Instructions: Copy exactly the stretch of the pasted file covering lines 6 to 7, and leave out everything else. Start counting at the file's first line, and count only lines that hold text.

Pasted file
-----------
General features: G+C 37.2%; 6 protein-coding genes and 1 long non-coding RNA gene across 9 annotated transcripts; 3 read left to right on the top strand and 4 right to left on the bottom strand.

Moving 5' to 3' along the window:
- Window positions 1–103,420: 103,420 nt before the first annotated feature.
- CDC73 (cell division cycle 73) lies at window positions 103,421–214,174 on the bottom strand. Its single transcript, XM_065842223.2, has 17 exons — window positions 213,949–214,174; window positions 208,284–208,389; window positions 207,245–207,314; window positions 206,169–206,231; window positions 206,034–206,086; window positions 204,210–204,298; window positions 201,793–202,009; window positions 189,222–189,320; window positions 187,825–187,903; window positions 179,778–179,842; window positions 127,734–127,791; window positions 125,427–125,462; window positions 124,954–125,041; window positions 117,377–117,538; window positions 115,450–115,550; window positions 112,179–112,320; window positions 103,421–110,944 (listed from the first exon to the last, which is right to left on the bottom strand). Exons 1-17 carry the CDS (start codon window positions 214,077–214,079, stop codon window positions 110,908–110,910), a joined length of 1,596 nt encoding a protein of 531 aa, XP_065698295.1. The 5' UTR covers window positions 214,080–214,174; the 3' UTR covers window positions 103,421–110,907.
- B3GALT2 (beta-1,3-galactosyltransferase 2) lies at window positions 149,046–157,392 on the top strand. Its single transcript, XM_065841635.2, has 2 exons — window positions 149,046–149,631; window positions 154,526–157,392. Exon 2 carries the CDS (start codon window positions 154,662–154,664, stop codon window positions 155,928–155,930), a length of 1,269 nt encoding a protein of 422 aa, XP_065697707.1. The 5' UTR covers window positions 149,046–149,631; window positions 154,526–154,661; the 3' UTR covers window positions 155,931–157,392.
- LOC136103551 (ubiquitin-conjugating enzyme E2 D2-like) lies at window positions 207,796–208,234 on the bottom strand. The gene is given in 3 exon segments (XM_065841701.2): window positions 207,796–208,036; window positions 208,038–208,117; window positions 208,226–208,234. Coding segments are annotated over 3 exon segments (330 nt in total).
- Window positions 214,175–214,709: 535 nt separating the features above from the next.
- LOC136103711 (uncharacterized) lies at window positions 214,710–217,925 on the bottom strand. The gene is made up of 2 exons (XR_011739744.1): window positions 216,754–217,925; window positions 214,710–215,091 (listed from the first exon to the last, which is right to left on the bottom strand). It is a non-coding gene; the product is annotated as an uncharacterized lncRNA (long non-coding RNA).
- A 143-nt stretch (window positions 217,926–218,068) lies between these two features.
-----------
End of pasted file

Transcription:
- LOC136103551 (ubiquitin-conjugating enzyme E2 D2-like) lies at window positions 207,796–208,234 on the bottom strand. The gene is given in 3 exon segments (XM_065841701.2): window positions 207,796–208,036; window positions 208,038–208,117; window positions 208,226–208,234. Coding segments are annotated over 3 exon segments (330 nt in total).
- Window positions 214,175–214,709: 535 nt separating the features above from the next.